History

The Institute for New Economic Thinking takes a broad view of economic research and supports it in many ways: through its main grant program, through working groups it organizes, and via conferences, panels, and other smaller gatherings of scholars across the globe.

Institute scholars normally publish their work in journals and books. While many – but far from all – of this work appears in working papers sponsored by the Institute and other leading research forums, the Institute also attempts to make its research results accessible to a wider public on its website. Below is a sampling of interviews featuring Institute scholars explaining the significance of their research in non-technical terms.

Thomas Scheiding: A history of scholarly communication in economics

We invited Thomas Scheiding from Cardinal Stritch University to review what we know about the scholarly communication process in economics. Tom has written forcefully on the history and economics of economic literature (see for instance, his 2009 JEM article). His latest is a study of the scholarly communication process in physics (an article in Studies).

From Innovation to Financial Market Failure: An Anatomy of 18th Century Mortgage-Backed Securities

Project Leader: 

This project studies securitization in the 18th century. In this era, mortgage-backed securities were a financial innovation, which created a bubble both in financial and real estate markets. This study aims to explore this innovation in order to understand the effects of securitization on financial and real markets.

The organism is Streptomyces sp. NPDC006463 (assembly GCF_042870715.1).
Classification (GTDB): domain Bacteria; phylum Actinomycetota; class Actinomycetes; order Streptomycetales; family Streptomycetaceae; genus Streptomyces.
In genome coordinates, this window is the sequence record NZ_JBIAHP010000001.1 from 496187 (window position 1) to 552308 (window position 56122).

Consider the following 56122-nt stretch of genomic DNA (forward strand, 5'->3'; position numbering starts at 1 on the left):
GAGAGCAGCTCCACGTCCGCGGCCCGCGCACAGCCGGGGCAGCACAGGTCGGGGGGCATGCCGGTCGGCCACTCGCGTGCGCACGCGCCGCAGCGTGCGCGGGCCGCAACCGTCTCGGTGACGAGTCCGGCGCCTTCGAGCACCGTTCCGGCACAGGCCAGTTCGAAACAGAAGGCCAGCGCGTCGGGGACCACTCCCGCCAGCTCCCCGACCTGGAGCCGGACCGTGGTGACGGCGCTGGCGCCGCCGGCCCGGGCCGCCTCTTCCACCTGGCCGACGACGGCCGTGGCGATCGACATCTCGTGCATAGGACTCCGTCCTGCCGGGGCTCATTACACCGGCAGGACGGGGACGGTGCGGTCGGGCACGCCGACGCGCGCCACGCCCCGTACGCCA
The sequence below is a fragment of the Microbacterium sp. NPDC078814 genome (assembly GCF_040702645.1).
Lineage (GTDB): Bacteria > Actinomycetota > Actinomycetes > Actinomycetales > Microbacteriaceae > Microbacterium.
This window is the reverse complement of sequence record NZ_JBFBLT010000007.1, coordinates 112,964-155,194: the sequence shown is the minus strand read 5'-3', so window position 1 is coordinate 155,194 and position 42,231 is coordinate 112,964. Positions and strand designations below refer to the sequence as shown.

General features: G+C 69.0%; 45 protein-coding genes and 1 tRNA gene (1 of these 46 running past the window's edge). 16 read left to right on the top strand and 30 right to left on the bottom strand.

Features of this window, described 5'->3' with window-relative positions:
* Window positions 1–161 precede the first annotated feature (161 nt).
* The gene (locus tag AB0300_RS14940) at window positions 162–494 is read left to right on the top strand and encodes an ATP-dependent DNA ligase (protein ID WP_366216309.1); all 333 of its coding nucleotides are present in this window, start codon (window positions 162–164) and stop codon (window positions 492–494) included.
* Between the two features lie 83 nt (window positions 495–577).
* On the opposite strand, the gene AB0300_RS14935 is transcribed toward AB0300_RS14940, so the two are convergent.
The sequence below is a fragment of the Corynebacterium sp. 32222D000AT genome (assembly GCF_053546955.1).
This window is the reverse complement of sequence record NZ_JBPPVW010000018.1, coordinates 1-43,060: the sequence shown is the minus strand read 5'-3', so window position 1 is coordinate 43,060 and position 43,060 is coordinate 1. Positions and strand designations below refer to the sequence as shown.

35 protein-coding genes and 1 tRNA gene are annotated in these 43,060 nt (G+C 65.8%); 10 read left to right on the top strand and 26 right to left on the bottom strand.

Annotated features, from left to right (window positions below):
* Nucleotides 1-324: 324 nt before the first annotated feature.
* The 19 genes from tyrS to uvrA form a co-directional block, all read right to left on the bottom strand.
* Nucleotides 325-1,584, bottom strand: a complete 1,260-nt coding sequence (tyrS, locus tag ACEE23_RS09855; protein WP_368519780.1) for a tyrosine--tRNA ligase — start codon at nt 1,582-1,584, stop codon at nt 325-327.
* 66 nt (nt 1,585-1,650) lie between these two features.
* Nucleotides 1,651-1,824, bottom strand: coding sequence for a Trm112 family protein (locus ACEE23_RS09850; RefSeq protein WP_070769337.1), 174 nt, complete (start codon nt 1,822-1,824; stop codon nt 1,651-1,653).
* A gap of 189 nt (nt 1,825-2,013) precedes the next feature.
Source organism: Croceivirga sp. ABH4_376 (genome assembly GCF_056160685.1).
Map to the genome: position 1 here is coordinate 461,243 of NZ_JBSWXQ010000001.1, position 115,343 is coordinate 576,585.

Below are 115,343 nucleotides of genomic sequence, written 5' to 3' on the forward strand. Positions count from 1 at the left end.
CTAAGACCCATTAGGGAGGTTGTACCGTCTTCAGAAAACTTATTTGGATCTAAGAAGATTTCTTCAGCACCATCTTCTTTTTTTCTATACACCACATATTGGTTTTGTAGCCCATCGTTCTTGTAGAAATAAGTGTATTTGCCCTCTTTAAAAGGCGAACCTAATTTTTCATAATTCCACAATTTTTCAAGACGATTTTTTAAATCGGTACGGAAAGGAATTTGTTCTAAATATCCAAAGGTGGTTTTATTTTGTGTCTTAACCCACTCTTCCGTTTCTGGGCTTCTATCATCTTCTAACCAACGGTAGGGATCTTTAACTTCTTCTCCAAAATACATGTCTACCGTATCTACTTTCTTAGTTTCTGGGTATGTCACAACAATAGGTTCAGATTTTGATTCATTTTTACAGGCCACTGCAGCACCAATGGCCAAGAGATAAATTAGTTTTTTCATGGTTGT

Economics, Psychology and the Joyless Economy: The Biography of Tibor Scitovsky

Project Leader: 

The purpose of this project is to write an intellectual biography of the Hungarian economist Tibor Scitovsky (1910-2002). Scitovsky is known primarily for his pathbreaking 1976 book, The Joyless Economy, which offered a pioneering critique of both the standard neoclassical account of rational choice and postwar North American consumer society. 

Macroeconomics in Perspective

The Myth of Maximizing Shareholder Value

In 2010, the 500 largest companies in the United States, otherwise known as The Fortune 500, generated $10.7 trillion in sales, reaped a whopping $702 billion in profits, and employed 24.9 million people around the world.

Historically this has been good news. After all, when these corporations have invested in the productive capabilities of their U.S. employees, Americans have typically enjoyed plentiful well paying and stable jobs. That was the case a half century ago.

Unfortunately, as Bill Lazonick points out in the interview below, it’s not the case today. Read more

Mature history of economics

In the past decade, the volume of literature in the history of economics has been of 500 articles and just under 50 books a year. The graph below traces the count in two year intervals (articles left axis, books right axis). The absolute volume is stable but given the growth of economic literature in the period, stable might be rebranded as static.

Read more

Do social movements create new ideas?

The short answer is yes. For the long answer I will make you sit through seven paragraphs. Read more